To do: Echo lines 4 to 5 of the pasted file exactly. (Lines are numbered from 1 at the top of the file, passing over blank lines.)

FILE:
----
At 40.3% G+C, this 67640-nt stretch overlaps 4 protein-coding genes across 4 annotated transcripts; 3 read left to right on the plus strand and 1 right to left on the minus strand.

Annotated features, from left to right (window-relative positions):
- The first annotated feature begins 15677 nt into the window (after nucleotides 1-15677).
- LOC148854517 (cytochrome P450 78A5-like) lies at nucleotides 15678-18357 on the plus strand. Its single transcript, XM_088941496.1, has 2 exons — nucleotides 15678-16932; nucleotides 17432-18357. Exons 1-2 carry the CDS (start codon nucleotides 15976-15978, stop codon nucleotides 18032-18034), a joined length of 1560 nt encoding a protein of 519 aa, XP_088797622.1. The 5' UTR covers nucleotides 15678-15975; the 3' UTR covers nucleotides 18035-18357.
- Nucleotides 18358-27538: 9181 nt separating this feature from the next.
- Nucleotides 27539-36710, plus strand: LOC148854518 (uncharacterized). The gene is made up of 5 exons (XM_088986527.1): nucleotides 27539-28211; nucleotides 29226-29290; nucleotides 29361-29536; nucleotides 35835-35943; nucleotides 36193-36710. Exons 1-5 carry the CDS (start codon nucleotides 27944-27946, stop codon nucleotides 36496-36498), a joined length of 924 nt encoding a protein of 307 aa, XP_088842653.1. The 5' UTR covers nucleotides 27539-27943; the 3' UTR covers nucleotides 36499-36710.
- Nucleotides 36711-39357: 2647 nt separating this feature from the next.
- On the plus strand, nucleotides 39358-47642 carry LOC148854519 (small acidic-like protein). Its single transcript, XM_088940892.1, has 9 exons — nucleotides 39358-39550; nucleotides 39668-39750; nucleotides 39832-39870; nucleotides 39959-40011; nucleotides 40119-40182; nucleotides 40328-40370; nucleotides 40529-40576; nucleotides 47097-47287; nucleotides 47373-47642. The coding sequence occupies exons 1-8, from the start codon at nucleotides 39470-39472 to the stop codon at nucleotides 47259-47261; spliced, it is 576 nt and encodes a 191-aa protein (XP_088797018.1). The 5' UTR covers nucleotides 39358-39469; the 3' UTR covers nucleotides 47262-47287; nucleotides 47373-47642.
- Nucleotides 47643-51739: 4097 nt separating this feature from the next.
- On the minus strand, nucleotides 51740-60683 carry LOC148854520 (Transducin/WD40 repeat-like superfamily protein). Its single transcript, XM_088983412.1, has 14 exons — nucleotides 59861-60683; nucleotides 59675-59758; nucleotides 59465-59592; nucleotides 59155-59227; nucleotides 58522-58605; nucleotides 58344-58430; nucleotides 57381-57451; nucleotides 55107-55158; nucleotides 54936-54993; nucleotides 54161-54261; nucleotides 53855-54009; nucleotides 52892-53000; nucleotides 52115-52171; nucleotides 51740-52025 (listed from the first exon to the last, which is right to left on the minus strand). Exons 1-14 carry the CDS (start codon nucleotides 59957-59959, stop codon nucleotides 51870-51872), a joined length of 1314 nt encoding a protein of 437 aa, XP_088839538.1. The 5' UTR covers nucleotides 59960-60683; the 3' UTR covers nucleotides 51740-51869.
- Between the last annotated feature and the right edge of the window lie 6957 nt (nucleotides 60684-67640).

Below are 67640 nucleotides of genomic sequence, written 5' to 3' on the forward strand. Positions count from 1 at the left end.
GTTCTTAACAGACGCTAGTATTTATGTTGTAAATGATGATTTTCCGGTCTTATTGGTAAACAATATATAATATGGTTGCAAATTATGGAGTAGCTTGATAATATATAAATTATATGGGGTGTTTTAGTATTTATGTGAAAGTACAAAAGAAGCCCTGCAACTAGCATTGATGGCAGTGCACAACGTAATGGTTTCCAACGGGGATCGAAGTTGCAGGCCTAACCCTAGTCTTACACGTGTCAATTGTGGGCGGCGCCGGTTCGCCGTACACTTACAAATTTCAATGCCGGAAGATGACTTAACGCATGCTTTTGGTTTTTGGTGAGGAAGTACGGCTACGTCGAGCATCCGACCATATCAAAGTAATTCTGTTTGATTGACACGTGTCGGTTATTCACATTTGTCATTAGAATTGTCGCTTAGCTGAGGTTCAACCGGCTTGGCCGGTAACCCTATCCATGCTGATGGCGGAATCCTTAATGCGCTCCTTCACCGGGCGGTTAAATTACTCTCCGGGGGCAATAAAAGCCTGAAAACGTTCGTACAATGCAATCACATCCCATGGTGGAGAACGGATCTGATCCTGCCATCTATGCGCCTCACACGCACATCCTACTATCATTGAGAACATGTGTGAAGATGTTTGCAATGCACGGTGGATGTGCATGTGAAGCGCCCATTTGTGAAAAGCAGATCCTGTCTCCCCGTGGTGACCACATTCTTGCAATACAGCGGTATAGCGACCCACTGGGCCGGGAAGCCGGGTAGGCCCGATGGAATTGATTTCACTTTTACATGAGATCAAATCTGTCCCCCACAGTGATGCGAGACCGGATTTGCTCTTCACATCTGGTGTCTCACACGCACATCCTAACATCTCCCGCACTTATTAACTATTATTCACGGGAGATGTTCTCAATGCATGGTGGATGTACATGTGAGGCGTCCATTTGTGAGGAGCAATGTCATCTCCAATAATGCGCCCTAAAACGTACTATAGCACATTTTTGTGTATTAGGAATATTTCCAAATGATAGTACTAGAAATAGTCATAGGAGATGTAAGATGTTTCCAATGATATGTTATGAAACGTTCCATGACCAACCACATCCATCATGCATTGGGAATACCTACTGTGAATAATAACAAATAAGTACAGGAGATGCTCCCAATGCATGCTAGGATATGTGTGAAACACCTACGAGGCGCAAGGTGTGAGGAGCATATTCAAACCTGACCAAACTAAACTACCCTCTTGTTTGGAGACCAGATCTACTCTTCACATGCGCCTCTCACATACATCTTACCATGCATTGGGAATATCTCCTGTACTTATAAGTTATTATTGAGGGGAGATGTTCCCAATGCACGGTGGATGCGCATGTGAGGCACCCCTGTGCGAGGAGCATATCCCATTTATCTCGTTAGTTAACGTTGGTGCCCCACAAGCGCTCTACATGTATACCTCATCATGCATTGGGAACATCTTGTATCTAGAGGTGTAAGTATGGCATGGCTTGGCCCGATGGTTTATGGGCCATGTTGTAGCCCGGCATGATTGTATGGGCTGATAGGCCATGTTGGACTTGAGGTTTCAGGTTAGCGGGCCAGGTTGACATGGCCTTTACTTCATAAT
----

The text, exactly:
- LOC148854517 (cytochrome P450 78A5-like) lies at nucleotides 15678-18357 on the plus strand. Its single transcript, XM_088941496.1, has 2 exons — nucleotides 15678-16932; nucleotides 17432-18357. Exons 1-2 carry the CDS (start codon nucleotides 15976-15978, stop codon nucleotides 18032-18034), a joined length of 1560 nt encoding a protein of 519 aa, XP_088797622.1. The 5' UTR covers nucleotides 15678-15975; the 3' UTR covers nucleotides 18035-18357.
- Nucleotides 18358-27538: 9181 nt separating this feature from the next.